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“There’s nothing like a tin shed on a hot summer’s day beside a railway track. It is hot,” Alan remembers.
When Alan was 10 years old, his father died of diabetes. In 1937, aged 13 and a half, Alan left school and worked in a cafe and had a job as a paperboy for four years.
How Alan Carlyle came to be in Wingham is the stuff of local legend with the old timers, and makes for a beautiful love story.
Alan, 17, and his brother Neville, 16, went to Sydney. The boys, like so many of their generation, lied about their age so he could enlist in the armed forces.
Neville enlisted in the AIF and served in New Guinea and Borneo.
Alan got a job doing camouflage work at the naval depot at Bankstown Airport before he enlisted in the army in 1942.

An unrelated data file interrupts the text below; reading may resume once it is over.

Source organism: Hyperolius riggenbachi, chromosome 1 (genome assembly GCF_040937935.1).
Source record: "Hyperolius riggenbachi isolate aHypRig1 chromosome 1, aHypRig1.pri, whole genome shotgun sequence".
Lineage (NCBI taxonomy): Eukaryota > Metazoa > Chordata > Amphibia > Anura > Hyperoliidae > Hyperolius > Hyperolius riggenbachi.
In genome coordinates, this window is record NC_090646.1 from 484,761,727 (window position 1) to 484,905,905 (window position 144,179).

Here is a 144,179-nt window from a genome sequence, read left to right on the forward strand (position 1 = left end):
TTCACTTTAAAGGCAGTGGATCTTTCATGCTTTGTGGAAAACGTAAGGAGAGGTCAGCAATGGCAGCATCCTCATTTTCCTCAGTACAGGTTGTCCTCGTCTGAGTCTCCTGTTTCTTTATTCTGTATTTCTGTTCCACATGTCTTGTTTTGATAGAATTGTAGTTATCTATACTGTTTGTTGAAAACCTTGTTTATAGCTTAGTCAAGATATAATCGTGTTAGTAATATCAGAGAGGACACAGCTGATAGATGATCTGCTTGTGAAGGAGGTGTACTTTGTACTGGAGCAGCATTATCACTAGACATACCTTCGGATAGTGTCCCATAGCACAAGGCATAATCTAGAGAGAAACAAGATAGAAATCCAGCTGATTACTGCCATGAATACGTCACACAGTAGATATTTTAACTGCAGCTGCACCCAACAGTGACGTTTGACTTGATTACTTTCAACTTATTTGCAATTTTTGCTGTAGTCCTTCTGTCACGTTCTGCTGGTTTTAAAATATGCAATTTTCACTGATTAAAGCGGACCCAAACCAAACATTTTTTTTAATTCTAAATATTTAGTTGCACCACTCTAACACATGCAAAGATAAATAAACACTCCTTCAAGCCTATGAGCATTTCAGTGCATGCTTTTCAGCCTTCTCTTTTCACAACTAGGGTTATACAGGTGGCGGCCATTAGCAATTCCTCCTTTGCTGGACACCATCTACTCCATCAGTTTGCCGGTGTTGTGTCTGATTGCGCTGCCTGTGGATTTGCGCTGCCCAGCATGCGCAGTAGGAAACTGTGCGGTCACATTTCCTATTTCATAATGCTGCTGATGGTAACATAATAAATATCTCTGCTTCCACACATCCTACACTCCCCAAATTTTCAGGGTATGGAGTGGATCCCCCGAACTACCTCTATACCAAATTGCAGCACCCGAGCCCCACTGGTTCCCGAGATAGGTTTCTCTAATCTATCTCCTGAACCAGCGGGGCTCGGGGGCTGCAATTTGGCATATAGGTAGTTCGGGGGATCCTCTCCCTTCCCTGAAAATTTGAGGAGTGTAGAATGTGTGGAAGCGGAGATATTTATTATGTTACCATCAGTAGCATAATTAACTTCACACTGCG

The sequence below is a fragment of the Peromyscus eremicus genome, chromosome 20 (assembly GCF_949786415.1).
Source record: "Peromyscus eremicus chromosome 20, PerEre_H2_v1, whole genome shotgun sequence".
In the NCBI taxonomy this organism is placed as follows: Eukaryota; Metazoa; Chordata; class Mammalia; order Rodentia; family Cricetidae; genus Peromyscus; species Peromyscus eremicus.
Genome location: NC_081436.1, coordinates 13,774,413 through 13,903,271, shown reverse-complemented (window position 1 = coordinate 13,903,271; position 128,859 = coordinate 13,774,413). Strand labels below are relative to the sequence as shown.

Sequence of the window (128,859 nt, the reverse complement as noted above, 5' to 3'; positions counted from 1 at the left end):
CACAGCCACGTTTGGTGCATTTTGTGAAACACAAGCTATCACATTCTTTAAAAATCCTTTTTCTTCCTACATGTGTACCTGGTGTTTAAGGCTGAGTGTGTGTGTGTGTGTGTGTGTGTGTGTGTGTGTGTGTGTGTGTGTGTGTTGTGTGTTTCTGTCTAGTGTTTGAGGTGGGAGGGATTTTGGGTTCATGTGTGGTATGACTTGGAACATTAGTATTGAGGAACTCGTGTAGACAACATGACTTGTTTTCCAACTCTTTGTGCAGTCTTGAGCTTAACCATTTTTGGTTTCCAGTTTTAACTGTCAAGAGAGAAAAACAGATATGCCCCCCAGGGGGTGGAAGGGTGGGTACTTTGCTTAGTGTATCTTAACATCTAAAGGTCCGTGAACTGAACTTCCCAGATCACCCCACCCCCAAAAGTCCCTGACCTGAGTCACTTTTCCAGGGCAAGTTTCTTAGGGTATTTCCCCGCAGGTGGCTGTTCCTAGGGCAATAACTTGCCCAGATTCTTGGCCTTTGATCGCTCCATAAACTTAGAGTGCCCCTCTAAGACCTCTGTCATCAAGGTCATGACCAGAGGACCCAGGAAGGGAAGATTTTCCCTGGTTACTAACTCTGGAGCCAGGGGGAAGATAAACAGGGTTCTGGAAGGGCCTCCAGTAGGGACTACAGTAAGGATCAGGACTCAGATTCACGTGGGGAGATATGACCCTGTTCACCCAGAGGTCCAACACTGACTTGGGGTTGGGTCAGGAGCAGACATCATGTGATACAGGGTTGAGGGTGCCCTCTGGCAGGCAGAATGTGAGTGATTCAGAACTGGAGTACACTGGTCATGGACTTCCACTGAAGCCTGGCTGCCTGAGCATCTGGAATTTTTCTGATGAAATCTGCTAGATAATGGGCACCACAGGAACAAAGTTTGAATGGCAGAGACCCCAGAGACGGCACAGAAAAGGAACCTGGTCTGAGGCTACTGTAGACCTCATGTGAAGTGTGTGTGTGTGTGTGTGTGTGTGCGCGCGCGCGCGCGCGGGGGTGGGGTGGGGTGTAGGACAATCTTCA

In 1943 Alan’s troop was on a train bound for Queensland, before embarking for service in New Guinea.
He spied two girls on the platform. One Wingham lass in particular, Claire Williamson, caught his eye, and he asked her to write to him.
“She did and the rest, as they say, is history,” Alan says
I often wonder what would have happened to Australia if America hadn’t won the war, because in America they were attacked at Pearl Harbour in 1941. The Japanese didn’t know but they woke a sleeping giant. America was pretty strong.
Alan served in New Guinea as a stoker in a laundry attached to a hospital.
“When you’re in the army you do what the boss tells you to do,” Alan says.
“I wanted to transfer to Neville’s unit because he was in the infantry battalion but [the boss] wouldn’t let me go. I had to accept reality and get on with life.”